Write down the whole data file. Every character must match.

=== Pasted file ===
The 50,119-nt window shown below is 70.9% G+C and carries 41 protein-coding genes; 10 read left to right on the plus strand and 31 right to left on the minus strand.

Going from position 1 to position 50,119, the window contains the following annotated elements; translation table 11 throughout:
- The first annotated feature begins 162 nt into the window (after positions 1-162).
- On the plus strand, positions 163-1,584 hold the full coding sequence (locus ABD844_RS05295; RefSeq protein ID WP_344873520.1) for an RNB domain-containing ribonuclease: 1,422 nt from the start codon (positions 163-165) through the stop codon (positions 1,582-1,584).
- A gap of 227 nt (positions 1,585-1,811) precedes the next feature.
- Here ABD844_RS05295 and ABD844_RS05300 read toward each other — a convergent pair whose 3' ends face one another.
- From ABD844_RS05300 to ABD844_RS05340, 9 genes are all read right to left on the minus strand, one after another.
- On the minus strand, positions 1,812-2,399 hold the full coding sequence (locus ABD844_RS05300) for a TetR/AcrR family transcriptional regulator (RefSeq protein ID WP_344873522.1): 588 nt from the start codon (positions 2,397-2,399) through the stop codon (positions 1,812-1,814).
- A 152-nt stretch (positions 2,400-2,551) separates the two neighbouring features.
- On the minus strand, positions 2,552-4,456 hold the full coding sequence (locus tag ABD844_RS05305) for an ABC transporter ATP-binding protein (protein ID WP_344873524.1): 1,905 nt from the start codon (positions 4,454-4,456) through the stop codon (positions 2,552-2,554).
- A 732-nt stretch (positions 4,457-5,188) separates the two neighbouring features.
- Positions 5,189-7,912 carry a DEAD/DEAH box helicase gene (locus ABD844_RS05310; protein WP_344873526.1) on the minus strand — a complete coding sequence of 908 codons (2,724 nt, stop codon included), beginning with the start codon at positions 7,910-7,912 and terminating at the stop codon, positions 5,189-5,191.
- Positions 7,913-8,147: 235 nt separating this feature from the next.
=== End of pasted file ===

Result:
The 50,119-nt window shown below is 70.9% G+C and carries 41 protein-coding genes; 10 read left to right on the plus strand and 31 right to left on the minus strand.

Going from position 1 to position 50,119, the window contains the following annotated elements; translation table 11 throughout:
- The first annotated feature begins 162 nt into the window (after positions 1-162).
- On the plus strand, positions 163-1,584 hold the full coding sequence (locus ABD844_RS05295; RefSeq protein ID WP_344873520.1) for an RNB domain-containing ribonuclease: 1,422 nt from the start codon (positions 163-165) through the stop codon (positions 1,582-1,584).
- A gap of 227 nt (positions 1,585-1,811) precedes the next feature.
- Here ABD844_RS05295 and ABD844_RS05300 read toward each other — a convergent pair whose 3' ends face one another.
- From ABD844_RS05300 to ABD844_RS05340, 9 genes are all read right to left on the minus strand, one after another.
- On the minus strand, positions 1,812-2,399 hold the full coding sequence (locus ABD844_RS05300) for a TetR/AcrR family transcriptional regulator (RefSeq protein ID WP_344873522.1): 588 nt from the start codon (positions 2,397-2,399) through the stop codon (positions 1,812-1,814).
- A 152-nt stretch (positions 2,400-2,551) separates the two neighbouring features.
- On the minus strand, positions 2,552-4,456 hold the full coding sequence (locus tag ABD844_RS05305) for an ABC transporter ATP-binding protein (protein ID WP_344873524.1): 1,905 nt from the start codon (positions 4,454-4,456) through the stop codon (positions 2,552-2,554).
- A 732-nt stretch (positions 4,457-5,188) separates the two neighbouring features.
- Positions 5,189-7,912 carry a DEAD/DEAH box helicase gene (locus ABD844_RS05310; protein WP_344873526.1) on the minus strand — a complete coding sequence of 908 codons (2,724 nt, stop codon included), beginning with the start codon at positions 7,910-7,912 and terminating at the stop codon, positions 5,189-5,191.
- Positions 7,913-8,147: 235 nt separating this feature from the next.